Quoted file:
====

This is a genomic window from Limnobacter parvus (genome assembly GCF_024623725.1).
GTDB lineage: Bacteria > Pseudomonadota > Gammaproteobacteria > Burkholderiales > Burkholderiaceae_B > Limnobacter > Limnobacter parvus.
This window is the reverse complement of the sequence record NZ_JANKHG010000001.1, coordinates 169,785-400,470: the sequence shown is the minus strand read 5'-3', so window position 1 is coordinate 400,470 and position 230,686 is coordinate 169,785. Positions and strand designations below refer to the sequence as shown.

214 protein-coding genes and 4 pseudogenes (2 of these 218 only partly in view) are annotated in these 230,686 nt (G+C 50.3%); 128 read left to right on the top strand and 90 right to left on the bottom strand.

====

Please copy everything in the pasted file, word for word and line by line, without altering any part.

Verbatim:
This is a genomic window from Limnobacter parvus (genome assembly GCF_024623725.1).
GTDB lineage: Bacteria > Pseudomonadota > Gammaproteobacteria > Burkholderiales > Burkholderiaceae_B > Limnobacter > Limnobacter parvus.
This window is the reverse complement of the sequence record NZ_JANKHG010000001.1, coordinates 169,785-400,470: the sequence shown is the minus strand read 5'-3', so window position 1 is coordinate 400,470 and position 230,686 is coordinate 169,785. Positions and strand designations below refer to the sequence as shown.

214 protein-coding genes and 4 pseudogenes (2 of these 218 only partly in view) are annotated in these 230,686 nt (G+C 50.3%); 128 read left to right on the top strand and 90 right to left on the bottom strand.